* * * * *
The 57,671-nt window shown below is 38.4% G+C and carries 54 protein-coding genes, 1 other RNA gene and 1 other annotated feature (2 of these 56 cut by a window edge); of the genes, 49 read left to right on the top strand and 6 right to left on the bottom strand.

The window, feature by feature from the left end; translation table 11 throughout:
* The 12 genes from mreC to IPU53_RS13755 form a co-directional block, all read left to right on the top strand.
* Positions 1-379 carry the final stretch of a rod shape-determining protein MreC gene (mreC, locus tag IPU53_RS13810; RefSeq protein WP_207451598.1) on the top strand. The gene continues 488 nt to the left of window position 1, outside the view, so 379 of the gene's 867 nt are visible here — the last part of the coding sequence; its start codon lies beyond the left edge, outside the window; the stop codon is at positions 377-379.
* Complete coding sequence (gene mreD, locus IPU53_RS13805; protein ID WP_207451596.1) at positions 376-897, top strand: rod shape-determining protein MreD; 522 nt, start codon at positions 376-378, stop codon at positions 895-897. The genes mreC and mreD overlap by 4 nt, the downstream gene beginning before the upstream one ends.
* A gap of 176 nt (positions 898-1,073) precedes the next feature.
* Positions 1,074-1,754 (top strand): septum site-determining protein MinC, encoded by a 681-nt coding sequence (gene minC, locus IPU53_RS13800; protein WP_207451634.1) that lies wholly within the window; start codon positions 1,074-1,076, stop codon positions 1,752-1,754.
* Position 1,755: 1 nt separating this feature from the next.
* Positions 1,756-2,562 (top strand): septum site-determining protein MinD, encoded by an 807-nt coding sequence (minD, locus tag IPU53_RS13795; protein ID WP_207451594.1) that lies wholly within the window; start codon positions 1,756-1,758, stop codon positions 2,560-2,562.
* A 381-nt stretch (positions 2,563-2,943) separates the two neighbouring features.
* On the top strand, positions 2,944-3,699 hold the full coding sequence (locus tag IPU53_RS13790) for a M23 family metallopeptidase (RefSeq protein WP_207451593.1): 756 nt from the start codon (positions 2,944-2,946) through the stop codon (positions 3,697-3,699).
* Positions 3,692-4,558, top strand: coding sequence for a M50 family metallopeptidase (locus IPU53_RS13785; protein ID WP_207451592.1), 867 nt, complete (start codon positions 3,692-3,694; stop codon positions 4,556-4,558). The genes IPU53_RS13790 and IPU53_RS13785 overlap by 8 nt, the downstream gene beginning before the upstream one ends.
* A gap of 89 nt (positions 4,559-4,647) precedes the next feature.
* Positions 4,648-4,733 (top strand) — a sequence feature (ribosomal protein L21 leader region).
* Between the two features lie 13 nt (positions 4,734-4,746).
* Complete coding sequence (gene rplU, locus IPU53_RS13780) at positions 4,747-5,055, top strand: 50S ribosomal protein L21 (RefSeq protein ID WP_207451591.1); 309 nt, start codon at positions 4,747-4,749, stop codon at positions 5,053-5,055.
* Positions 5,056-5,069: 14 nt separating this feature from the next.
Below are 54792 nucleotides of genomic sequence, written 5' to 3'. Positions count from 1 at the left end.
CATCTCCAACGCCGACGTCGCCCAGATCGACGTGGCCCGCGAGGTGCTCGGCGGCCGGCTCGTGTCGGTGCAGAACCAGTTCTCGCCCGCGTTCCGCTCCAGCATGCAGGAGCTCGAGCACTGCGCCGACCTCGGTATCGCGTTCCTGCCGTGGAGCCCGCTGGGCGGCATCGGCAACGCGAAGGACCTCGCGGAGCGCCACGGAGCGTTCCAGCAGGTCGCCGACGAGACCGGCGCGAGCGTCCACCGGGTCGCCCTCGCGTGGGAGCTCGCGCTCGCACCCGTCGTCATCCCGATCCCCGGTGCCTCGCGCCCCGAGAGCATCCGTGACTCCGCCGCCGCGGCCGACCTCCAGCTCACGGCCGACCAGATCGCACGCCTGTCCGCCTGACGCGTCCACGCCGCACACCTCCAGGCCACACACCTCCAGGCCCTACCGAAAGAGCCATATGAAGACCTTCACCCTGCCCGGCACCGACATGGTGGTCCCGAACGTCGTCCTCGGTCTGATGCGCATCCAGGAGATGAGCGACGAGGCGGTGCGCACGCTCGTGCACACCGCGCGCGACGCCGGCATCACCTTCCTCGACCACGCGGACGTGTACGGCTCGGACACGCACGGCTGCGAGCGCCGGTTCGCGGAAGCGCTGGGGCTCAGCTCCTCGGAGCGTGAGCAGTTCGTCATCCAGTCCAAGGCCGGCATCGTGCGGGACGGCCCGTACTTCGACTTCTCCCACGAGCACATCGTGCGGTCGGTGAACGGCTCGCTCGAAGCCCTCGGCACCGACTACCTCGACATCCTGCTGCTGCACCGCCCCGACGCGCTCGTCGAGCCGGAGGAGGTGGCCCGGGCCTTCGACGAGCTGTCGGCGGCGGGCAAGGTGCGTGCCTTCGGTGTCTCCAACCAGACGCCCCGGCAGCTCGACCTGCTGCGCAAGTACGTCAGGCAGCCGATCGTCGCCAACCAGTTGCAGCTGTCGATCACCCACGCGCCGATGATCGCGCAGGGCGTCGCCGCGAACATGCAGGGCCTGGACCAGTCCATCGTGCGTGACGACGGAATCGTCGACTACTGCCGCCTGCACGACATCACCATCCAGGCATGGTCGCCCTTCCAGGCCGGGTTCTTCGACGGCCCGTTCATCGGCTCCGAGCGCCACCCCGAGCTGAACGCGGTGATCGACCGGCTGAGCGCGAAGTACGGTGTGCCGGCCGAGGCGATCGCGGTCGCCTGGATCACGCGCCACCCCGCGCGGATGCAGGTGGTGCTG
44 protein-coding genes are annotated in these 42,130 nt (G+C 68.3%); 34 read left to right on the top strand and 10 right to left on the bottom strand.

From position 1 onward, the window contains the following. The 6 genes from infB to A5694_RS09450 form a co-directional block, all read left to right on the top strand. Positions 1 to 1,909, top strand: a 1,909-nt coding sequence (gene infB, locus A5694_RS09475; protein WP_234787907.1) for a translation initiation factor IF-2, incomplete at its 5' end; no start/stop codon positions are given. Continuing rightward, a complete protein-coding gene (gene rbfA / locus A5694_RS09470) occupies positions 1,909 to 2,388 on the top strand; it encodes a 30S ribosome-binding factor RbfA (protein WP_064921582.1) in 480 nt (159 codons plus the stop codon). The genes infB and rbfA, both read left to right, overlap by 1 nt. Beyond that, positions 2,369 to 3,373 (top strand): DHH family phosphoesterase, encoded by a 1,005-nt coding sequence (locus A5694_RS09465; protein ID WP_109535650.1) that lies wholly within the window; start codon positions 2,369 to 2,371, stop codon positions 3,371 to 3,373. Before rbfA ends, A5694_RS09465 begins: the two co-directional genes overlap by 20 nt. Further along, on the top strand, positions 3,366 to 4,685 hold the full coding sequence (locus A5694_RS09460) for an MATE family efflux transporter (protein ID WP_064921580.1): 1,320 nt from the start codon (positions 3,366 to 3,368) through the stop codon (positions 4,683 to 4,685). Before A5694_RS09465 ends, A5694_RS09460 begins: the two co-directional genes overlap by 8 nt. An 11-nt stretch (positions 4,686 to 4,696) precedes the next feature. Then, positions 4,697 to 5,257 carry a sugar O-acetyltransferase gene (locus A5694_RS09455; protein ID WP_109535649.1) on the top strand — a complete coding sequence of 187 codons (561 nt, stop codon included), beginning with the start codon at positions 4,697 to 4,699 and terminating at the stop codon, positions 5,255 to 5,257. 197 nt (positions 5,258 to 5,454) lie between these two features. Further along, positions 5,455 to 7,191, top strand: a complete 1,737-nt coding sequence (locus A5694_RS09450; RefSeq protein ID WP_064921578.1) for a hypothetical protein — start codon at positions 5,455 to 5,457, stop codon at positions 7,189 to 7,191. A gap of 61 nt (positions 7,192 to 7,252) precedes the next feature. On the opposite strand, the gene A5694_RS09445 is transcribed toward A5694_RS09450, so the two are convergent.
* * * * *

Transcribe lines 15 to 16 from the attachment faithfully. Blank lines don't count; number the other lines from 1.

* Between the two features lie 13 nt (positions 4,734-4,746).
* Complete coding sequence (gene rplU, locus IPU53_RS13780) at positions 4,747-5,055, top strand: 50S ribosomal protein L21 (RefSeq protein ID WP_207451591.1); 309 nt, start codon at positions 4,747-4,749, stop codon at positions 5,053-5,055.